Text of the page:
discontinuous groups, for which different fixed costs of movement can be set out. Thus, whether A and B represent different places or different occupations, and whether movement means movement in space or the acquisition of a new trade, we can in ordinary times—the position in the later period of the Great War was, of course, different—take for our costs those proper to the movement of young men without family encumbrances. It should, indeed, be noted that, as a trade or place decays and the young men
gradually leave, the relevant costs of movement will tend to rise, because the age distribution of the population will be modified. Statistical inquiry shows that in decaying trades the proportion of old men is above the normal, and becomes greater and greater as the decay proceeds.
*14 But this complication is one of detail rather than of principle. Secondly, when the capital cost of movement is given, the annual (or daily) sum, to which we have to equate it, is not fixed, but is larger, the shorter is the period during which a workman who has moved expects to find profit in staying in his new place. For example, in the eyes of a man considering whether or not to move away from a point of slack demand, this sum will be larger if the depression is, say, a seasonal depression and likely to pass away rapidly than if it is likely to continue for a long time. Thirdly, from the present point of view, the costs of movement between any two places or occupations A and B are not necessarily the actual costs, but may be a lesser amount, which we may call the “virtual” costs, and which consist of the sum of the costs of movement along each of the separate stages that lie between A and B. When the costs in view are merely costs of physical transport, this point is not, indeed, likely to be important. For, in general, long-distance journeys are cheaper per mile than short-distance journeys, and, therefore, there will not exist any virtual cost smaller than the actual cost. If, however, the costs in view are those arising out of the need of learning particular accomplishments, it is very important. The costs of movement, in this sense, between the occupation of agricultural labourer and that of master manufacturer may be infinite; but those between agricultural labourer and petty shopkeeper, between petty shopkeeper and large shopkeeper, between large shopkeeper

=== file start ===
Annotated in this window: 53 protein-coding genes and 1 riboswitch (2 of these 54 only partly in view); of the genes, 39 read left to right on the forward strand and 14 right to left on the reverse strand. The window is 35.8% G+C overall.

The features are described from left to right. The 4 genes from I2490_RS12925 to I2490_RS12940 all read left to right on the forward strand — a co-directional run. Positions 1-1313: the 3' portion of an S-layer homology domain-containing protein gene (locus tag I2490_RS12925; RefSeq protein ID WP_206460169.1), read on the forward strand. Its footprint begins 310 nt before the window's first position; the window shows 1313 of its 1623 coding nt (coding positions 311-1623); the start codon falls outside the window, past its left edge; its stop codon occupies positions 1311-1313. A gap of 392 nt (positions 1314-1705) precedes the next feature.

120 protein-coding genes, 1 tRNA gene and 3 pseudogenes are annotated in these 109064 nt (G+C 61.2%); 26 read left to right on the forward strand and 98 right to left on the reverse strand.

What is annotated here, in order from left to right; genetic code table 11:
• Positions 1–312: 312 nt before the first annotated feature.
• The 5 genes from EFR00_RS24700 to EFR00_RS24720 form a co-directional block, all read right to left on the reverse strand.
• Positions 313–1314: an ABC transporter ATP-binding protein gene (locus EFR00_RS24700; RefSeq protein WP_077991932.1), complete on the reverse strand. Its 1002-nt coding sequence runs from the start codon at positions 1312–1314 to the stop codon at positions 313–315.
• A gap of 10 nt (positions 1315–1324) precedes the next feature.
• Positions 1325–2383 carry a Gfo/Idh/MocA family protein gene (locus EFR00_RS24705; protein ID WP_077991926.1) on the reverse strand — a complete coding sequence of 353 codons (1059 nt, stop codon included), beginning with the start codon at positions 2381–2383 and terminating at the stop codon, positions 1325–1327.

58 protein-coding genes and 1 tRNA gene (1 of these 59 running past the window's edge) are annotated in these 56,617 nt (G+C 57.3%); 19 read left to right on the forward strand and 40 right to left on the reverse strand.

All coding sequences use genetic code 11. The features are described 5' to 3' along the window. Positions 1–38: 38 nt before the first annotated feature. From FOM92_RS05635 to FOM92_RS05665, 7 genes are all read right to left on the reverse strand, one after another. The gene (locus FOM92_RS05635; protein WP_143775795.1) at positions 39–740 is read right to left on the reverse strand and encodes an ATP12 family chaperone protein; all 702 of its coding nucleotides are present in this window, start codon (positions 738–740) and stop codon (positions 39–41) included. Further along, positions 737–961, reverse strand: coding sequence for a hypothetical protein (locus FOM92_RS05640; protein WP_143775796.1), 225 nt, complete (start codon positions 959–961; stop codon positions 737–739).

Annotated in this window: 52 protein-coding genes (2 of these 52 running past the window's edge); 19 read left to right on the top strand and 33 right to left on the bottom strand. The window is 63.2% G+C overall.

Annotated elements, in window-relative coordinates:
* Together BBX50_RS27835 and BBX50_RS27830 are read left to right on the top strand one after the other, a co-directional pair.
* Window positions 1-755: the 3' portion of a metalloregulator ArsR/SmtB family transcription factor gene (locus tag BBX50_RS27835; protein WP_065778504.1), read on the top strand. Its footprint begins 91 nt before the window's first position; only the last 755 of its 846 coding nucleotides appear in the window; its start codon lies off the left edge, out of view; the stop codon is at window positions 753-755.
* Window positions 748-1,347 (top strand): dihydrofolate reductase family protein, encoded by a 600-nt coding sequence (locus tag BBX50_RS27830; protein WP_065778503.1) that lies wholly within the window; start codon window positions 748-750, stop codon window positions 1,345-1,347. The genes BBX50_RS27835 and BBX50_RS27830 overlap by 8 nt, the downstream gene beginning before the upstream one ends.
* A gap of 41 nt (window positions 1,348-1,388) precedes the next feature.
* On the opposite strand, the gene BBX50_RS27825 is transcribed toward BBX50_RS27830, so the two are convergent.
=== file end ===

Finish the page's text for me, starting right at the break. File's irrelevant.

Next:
and departmental manager, between departmental manager and general manager, between general manager and master manufacturer, may all be small. The same class of consideration is applicable to those costs which consist in the subjective burden of leaving one’s home and settling elsewhere. Probably these costs, in respect of one movement of a thousand miles, greatly exceed those involved in two hundred movements of five miles each. A good illustration of this point is afforded by the following account of mediaeval France: “If Lyons had need of workmen, it called upon Chalon-sur-Saône, which supplied them. The void made at Chalon was filled by men drawn from Auxerre. Auxerre, finding that less work was offered than was required, called to its aid Sens, which, at need, fell back upon Paris…. Thus, all the different places were stirred at once by a demand for labour, however distant that might be, just as a regiment in column, marching in one piece and only advancing a few paces, would be.”
*15 This class of consideration is important.
§ 10. We may now look at the costs of movement somewhat more in detail. As between two given places, we perceive at once that they include, not only the sheer money cost of travel to a workman who contemplates moving, but also the sacrifice of the goodwill of shopkeepers to whom the workman is known, and the wrench involved in leaving his friends and the district with which he is familiar. The money cost, of course, becomes less in any country, as the means of communication are developed and transport, therefore, becomes cheaper. The other element of cost, in like manner, becomes less as the speed of travel is increased, because, as this happens, it becomes easier for workpeople to change the seat of their work without having at the same time to change their homes.